From what I've read, the latest generation of Coolscans, both the V and 5000, have somewhat improved depth of focus over the 4000.
     
  17. jtk

    jtk

    Les, I think there actually IS a better FH-3 equivalent holder for Nikon... the guy that makes it (simple lucite sandwich with registration marks)..seemingly only for odd formats (110, 126 etc)...

    I've never seen him advertising a 35mm version, maybe because he makes his living scanning 35, not selling holders... advertises on 'Bay :)

    http://cgi.ebay.com/ws/eBayISAPI.dll?ViewItem&rd=1&item=150177686854&ssPageName=STRK:MEWA:IT&ih=005

    Any sensible machinist would design and execute better than Nikon did, not to mention Minolta and Microtek...would use aircraft aluminum with lateral positioning (not sprocket registration) pins, just as Omega enlarger does.
     
  18. jtk

    jtk

    Les, Google "4000 Vs 5000" ...as I happened to this AM...you'll find references to 5000 being much better than 4000 because of improved depth-of-focus. 5000's twice as fast, and Ice4 may have advantages over Ice3, but focus is the clincher.

    Right, the 'Bay carrier isn't "fancier." Nikon's FH-3 substitutes fancy for good. That's a typical weakness in Japanese industrial design, typically compensated-for by quest for perfection (Toyota)...but not in this case.

    A simple sandwich with something to position film (pins or even tape) would be better...a clicker for frame positioning could be mounted on the exterior of MA-21, but simple registration marks would do the job... MA-21 could easily be modified to use the simple sandwich...I think (don't know) that'd be necessary to support the sandwich as it passed through...don't know what the 'Bay guy does in that respect.
     
  19. Film scanning can be aggravating for these reasons- there's so much that can go wrong at every step. From flattening my negs/slide strips in heavy books to finding a lab that keeps water spots off of them to repeatedly servicing cameras that like to leave little horizontal scratches on the film, it really does take a special sort of fanatic to do this with a large amount of film.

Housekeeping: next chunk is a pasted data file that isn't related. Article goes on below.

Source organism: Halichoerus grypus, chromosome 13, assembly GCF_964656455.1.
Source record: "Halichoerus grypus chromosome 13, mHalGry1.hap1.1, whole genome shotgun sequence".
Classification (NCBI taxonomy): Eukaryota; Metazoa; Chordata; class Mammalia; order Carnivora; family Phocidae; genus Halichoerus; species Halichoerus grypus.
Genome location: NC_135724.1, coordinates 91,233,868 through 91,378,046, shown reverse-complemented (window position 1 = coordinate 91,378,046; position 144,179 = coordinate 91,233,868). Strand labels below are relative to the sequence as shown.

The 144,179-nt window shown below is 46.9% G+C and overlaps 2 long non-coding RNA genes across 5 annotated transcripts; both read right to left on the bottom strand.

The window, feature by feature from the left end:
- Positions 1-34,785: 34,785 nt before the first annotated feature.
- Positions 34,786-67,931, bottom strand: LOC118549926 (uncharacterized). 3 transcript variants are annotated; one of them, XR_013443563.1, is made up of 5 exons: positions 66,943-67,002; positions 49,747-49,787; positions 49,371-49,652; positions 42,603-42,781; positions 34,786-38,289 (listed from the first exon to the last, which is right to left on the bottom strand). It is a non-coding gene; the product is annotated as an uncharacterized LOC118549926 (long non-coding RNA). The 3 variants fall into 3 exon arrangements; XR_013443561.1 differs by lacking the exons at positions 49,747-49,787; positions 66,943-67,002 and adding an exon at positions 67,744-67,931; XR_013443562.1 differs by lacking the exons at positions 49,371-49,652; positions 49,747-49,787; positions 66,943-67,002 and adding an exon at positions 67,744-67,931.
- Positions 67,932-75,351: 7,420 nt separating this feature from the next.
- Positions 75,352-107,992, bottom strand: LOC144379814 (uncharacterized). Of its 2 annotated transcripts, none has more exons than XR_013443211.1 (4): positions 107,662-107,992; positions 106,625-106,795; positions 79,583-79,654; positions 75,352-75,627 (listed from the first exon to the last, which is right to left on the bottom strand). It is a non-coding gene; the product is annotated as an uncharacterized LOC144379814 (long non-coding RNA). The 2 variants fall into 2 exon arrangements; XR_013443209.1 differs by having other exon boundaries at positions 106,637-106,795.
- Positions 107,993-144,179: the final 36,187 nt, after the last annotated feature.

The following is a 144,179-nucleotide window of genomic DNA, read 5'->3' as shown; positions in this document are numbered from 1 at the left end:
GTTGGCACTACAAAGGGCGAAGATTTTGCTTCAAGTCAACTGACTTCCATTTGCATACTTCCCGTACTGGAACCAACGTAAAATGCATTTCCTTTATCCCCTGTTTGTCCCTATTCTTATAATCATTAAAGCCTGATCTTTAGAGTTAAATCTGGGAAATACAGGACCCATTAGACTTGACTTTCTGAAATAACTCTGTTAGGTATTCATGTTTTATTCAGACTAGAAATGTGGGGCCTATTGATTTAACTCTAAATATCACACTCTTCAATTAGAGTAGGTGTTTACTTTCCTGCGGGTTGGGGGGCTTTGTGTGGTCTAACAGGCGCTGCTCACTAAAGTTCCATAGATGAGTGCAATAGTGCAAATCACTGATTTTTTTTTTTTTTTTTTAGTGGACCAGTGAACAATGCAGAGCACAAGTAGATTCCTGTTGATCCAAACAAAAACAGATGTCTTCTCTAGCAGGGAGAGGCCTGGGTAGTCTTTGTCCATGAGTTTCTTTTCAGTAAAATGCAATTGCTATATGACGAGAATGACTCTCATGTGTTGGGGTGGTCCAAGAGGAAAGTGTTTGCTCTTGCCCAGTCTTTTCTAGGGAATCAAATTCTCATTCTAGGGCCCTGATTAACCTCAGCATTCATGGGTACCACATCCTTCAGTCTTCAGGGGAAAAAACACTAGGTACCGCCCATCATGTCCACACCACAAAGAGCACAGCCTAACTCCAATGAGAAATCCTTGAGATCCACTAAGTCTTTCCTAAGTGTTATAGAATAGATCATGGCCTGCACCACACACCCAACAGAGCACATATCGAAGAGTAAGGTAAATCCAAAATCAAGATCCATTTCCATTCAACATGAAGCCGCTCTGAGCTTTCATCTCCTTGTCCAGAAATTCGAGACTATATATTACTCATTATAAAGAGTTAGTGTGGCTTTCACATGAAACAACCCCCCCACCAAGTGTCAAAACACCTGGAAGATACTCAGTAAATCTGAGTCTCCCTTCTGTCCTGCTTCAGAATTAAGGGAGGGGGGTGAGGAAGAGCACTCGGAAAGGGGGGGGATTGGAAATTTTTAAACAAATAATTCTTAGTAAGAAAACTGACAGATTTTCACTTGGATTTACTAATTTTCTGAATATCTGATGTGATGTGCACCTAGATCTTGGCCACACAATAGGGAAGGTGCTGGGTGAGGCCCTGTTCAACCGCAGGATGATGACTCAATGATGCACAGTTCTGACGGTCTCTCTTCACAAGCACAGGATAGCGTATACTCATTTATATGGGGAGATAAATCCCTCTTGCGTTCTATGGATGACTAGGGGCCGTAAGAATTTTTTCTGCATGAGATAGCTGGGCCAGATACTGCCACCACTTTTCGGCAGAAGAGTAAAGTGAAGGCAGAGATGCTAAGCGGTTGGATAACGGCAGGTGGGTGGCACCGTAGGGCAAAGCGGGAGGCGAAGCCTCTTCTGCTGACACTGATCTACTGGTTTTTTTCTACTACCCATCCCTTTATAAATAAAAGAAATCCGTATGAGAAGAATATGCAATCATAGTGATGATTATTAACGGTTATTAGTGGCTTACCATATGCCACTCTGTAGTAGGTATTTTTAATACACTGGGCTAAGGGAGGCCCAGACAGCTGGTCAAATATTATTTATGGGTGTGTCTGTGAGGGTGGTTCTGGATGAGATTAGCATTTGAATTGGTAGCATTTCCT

I have to say I'm enjoying my 20D for the times when I'm shooting a lot and my old film cameras for times when I am going to set up and only take a few shots.
     
  20. Les, I really do think that this is a blatant design issue. So many folk have had this
    problem. Re: servicing -- I don't particularly feel like shelling out hundreds of dollars.
    Would rather save up for a 5D.

    Mendel -- no, haven't gone digital yet. Decided to invest in L lenses first. Regardless, I
    have too much old valuable film lying around to just forego the scanning process. Much
    like yourself.

    I will try your method re: moving my focus point, and report back.

    John, it's hard to try tape or to modify the film itself at all since the SA-21 latches onto
    the 'spokes' of the film. A modified FH-3 might be the best option, but seems like a huge
    design project.

    Perhaps I need to try borrowing a LS-5000 to compare...
     
  21. By the way, out of curiosity, in the 100% crop above, is it me or is the bottom right sample
    (the center of the image, with focus point near center) amazingly sharp for an unsharpened
    film scan?

    This was shot with a 17-40L lens, and I don't remember any of my previous scans, when
    using the el cheapo 28-80 II and/or 75-300mm III, looking this sharp anywhere in the
    frame. To me, that unsharpened film scan looks about as sharp as an unsharpened RAW
    file coming out of a 5D (in my limited tests).

    Does anyone agree? Just curious. It IS pretty difficult to assay lens sharpness while being a
    film shooter, so just curious as to what others think... if I could consistently get this sort of
    sharp scans across the full frame from my film, I would be quite content holding off
    switching to digital...
     
  22. Les,

    Awesome, thanks for your help.

    WOW, you've only got loss of sharpening on the left/right of 10% of the frame at most...

    But for me, I swear, it starts getting soft 33% in from the left edge. Like 1/3 of the image
    is soft. I think I only really noticed it considerably now, and not on previous scans,